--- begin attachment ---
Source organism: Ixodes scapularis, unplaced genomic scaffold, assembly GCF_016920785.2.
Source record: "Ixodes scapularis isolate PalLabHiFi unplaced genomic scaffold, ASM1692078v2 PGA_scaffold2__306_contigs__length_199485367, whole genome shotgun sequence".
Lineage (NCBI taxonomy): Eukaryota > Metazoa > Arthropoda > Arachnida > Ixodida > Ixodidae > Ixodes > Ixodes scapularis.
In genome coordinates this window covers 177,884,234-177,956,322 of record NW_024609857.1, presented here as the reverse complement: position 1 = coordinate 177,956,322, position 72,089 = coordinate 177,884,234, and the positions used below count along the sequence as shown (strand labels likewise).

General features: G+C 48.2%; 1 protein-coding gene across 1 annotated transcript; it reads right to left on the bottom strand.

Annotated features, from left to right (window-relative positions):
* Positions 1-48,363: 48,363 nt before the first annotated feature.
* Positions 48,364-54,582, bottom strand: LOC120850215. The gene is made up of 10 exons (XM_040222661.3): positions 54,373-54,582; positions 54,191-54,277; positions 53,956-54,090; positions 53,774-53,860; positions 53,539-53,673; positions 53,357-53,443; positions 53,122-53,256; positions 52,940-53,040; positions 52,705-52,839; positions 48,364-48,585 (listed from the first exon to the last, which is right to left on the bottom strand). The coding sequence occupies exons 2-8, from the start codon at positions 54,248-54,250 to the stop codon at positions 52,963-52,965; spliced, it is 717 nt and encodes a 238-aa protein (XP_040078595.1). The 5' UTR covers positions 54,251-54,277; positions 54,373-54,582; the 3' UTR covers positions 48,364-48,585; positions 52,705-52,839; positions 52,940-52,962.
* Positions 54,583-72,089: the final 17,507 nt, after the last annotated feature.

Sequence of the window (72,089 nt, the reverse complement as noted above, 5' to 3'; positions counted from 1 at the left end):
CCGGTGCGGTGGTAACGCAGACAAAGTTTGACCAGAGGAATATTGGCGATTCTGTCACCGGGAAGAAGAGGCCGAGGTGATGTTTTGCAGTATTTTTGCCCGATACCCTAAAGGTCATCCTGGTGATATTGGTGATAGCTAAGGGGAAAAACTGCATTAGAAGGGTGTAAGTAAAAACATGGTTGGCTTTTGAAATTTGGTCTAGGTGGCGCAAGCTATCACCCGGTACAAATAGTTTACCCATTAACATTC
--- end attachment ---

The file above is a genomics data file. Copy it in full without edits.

Source organism: Ixodes scapularis, unplaced genomic scaffold, assembly GCF_016920785.2.
Source record: "Ixodes scapularis isolate PalLabHiFi unplaced genomic scaffold, ASM1692078v2 PGA_scaffold2__306_contigs__length_199485367, whole genome shotgun sequence".
Lineage (NCBI taxonomy): Eukaryota > Metazoa > Arthropoda > Arachnida > Ixodida > Ixodidae > Ixodes > Ixodes scapularis.
In genome coordinates this window covers 177,884,234-177,956,322 of record NW_024609857.1, presented here as the reverse complement: position 1 = coordinate 177,956,322, position 72,089 = coordinate 177,884,234, and the positions used below count along the sequence as shown (strand labels likewise).

General features: G+C 48.2%; 1 protein-coding gene across 1 annotated transcript; it reads right to left on the bottom strand.

Annotated features, from left to right (window-relative positions):
* Positions 1-48,363: 48,363 nt before the first annotated feature.
* Positions 48,364-54,582, bottom strand: LOC120850215. The gene is made up of 10 exons (XM_040222661.3): positions 54,373-54,582; positions 54,191-54,277; positions 53,956-54,090; positions 53,774-53,860; positions 53,539-53,673; positions 53,357-53,443; positions 53,122-53,256; positions 52,940-53,040; positions 52,705-52,839; positions 48,364-48,585 (listed from the first exon to the last, which is right to left on the bottom strand). The coding sequence occupies exons 2-8, from the start codon at positions 54,248-54,250 to the stop codon at positions 52,963-52,965; spliced, it is 717 nt and encodes a 238-aa protein (XP_040078595.1). The 5' UTR covers positions 54,251-54,277; positions 54,373-54,582; the 3' UTR covers positions 48,364-48,585; positions 52,705-52,839; positions 52,940-52,962.
* Positions 54,583-72,089: the final 17,507 nt, after the last annotated feature.

Sequence of the window (72,089 nt, the reverse complement as noted above, 5' to 3'; positions counted from 1 at the left end):
CCGGTGCGGTGGTAACGCAGACAAAGTTTGACCAGAGGAATATTGGCGATTCTGTCACCGGGAAGAAGAGGCCGAGGTGATGTTTTGCAGTATTTTTGCCCGATACCCTAAAGGTCATCCTGGTGATATTGGTGATAGCTAAGGGGAAAAACTGCATTAGAAGGGTGTAAGTAAAAACATGGTTGGCTTTTGAAATTTGGTCTAGGTGGCGCAAGCTATCACCCGGTACAAATAGTTTACCCATTAACATTC